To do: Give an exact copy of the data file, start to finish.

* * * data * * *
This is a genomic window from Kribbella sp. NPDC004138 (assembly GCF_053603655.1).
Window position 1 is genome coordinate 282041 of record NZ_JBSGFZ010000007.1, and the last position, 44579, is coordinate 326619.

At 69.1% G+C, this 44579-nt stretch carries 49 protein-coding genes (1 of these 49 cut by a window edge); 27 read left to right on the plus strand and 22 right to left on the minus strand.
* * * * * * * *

This is a genomic window from Kribbella sp. NPDC004138 (assembly GCF_053603655.1).
Window position 1 is genome coordinate 282041 of record NZ_JBSGFZ010000007.1, and the last position, 44579, is coordinate 326619.

At 69.1% G+C, this 44579-nt stretch carries 49 protein-coding genes (1 of these 49 cut by a window edge); 27 read left to right on the plus strand and 22 right to left on the minus strand.